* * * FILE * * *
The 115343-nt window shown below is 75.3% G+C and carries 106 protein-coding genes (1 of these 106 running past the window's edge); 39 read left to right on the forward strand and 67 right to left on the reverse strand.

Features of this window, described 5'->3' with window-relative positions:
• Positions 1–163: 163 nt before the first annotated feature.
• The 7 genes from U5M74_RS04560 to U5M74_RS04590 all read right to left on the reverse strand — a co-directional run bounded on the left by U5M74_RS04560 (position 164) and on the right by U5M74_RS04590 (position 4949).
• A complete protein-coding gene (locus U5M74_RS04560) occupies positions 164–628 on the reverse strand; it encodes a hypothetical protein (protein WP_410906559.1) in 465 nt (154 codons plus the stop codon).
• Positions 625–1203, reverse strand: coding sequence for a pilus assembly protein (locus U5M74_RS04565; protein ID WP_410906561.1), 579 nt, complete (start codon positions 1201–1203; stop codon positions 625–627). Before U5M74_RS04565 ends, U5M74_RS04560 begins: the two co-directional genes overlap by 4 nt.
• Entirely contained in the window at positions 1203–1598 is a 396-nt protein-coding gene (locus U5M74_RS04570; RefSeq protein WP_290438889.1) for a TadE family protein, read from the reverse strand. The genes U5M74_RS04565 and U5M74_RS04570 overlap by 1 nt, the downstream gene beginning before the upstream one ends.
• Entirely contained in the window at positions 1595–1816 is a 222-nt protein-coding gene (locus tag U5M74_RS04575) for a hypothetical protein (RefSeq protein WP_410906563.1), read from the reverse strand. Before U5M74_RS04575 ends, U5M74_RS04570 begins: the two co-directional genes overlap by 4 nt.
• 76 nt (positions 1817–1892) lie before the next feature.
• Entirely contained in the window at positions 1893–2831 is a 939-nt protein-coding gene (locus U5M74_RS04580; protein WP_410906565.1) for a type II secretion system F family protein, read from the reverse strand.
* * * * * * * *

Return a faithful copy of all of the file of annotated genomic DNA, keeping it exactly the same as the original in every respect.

The 115343-nt window shown below is 75.3% G+C and carries 106 protein-coding genes (1 of these 106 running past the window's edge); 39 read left to right on the forward strand and 67 right to left on the reverse strand.

Features of this window, described 5'->3' with window-relative positions:
• Positions 1–163: 163 nt before the first annotated feature.
• The 7 genes from U5M74_RS04560 to U5M74_RS04590 all read right to left on the reverse strand — a co-directional run bounded on the left by U5M74_RS04560 (position 164) and on the right by U5M74_RS04590 (position 4949).
• A complete protein-coding gene (locus U5M74_RS04560) occupies positions 164–628 on the reverse strand; it encodes a hypothetical protein (protein WP_410906559.1) in 465 nt (154 codons plus the stop codon).
• Positions 625–1203, reverse strand: coding sequence for a pilus assembly protein (locus U5M74_RS04565; protein ID WP_410906561.1), 579 nt, complete (start codon positions 1201–1203; stop codon positions 625–627). Before U5M74_RS04565 ends, U5M74_RS04560 begins: the two co-directional genes overlap by 4 nt.
• Entirely contained in the window at positions 1203–1598 is a 396-nt protein-coding gene (locus U5M74_RS04570; RefSeq protein WP_290438889.1) for a TadE family protein, read from the reverse strand. The genes U5M74_RS04565 and U5M74_RS04570 overlap by 1 nt, the downstream gene beginning before the upstream one ends.
• Entirely contained in the window at positions 1595–1816 is a 222-nt protein-coding gene (locus tag U5M74_RS04575) for a hypothetical protein (RefSeq protein WP_410906563.1), read from the reverse strand. Before U5M74_RS04575 ends, U5M74_RS04570 begins: the two co-directional genes overlap by 4 nt.
• 76 nt (positions 1817–1892) lie before the next feature.
• Entirely contained in the window at positions 1893–2831 is a 939-nt protein-coding gene (locus U5M74_RS04580; protein WP_410906565.1) for a type II secretion system F family protein, read from the reverse strand.